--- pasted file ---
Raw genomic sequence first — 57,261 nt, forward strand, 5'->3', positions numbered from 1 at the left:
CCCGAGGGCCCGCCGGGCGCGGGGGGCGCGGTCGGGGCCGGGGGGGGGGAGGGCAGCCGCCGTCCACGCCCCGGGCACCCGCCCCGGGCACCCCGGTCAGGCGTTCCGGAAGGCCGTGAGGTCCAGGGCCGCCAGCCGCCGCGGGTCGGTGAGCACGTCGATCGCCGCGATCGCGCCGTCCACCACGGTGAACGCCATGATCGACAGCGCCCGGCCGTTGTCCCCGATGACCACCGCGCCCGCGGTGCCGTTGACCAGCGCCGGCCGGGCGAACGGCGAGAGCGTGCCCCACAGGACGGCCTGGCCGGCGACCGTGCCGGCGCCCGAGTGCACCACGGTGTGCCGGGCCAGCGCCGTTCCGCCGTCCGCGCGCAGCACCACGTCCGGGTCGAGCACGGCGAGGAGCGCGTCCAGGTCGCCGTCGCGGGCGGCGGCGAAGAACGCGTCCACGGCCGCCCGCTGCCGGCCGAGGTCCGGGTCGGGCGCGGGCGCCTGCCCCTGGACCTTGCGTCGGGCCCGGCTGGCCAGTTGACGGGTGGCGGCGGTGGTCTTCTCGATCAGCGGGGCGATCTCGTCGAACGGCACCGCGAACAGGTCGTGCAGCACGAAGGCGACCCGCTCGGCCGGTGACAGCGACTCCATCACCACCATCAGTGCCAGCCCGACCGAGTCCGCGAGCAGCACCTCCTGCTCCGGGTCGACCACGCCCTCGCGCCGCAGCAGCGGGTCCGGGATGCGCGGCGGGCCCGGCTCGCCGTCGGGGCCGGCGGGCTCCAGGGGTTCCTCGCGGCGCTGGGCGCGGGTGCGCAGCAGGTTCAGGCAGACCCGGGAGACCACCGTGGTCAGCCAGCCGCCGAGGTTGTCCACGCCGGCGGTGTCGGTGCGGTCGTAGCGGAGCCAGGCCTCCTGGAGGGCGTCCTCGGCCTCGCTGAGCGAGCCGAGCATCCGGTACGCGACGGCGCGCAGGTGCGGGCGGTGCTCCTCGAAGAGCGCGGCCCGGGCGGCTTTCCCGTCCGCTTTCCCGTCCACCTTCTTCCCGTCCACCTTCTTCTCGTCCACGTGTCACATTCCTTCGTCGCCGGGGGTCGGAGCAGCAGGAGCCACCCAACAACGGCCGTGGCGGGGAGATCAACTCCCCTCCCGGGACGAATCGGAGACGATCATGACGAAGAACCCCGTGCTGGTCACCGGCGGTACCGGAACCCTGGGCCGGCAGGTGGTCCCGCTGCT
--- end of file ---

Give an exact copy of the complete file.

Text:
Raw genomic sequence first — 57,261 nt, forward strand, 5'->3', positions numbered from 1 at the left:
CCCGAGGGCCCGCCGGGCGCGGGGGGCGCGGTCGGGGCCGGGGGGGGGGAGGGCAGCCGCCGTCCACGCCCCGGGCACCCGCCCCGGGCACCCCGGTCAGGCGTTCCGGAAGGCCGTGAGGTCCAGGGCCGCCAGCCGCCGCGGGTCGGTGAGCACGTCGATCGCCGCGATCGCGCCGTCCACCACGGTGAACGCCATGATCGACAGCGCCCGGCCGTTGTCCCCGATGACCACCGCGCCCGCGGTGCCGTTGACCAGCGCCGGCCGGGCGAACGGCGAGAGCGTGCCCCACAGGACGGCCTGGCCGGCGACCGTGCCGGCGCCCGAGTGCACCACGGTGTGCCGGGCCAGCGCCGTTCCGCCGTCCGCGCGCAGCACCACGTCCGGGTCGAGCACGGCGAGGAGCGCGTCCAGGTCGCCGTCGCGGGCGGCGGCGAAGAACGCGTCCACGGCCGCCCGCTGCCGGCCGAGGTCCGGGTCGGGCGCGGGCGCCTGCCCCTGGACCTTGCGTCGGGCCCGGCTGGCCAGTTGACGGGTGGCGGCGGTGGTCTTCTCGATCAGCGGGGCGATCTCGTCGAACGGCACCGCGAACAGGTCGTGCAGCACGAAGGCGACCCGCTCGGCCGGTGACAGCGACTCCATCACCACCATCAGTGCCAGCCCGACCGAGTCCGCGAGCAGCACCTCCTGCTCCGGGTCGACCACGCCCTCGCGCCGCAGCAGCGGGTCCGGGATGCGCGGCGGGCCCGGCTCGCCGTCGGGGCCGGCGGGCTCCAGGGGTTCCTCGCGGCGCTGGGCGCGGGTGCGCAGCAGGTTCAGGCAGACCCGGGAGACCACCGTGGTCAGCCAGCCGCCGAGGTTGTCCACGCCGGCGGTGTCGGTGCGGTCGTAGCGGAGCCAGGCCTCCTGGAGGGCGTCCTCGGCCTCGCTGAGCGAGCCGAGCATCCGGTACGCGACGGCGCGCAGGTGCGGGCGGTGCTCCTCGAAGAGCGCGGCCCGGGCGGCTTTCCCGTCCGCTTTCCCGTCCACCTTCTTCCCGTCCACCTTCTTCTCGTCCACGTGTCACATTCCTTCGTCGCCGGGGGTCGGAGCAGCAGGAGCCACCCAACAACGGCCGTGGCGGGGAGATCAACTCCCCTCCCGGGACGAATCGGAGACGATCATGACGAAGAACCCCGTGCTGGTCACCGGCGGTACCGGAACCCTGGGCCGGCAGGTGGTCCCGCTGCT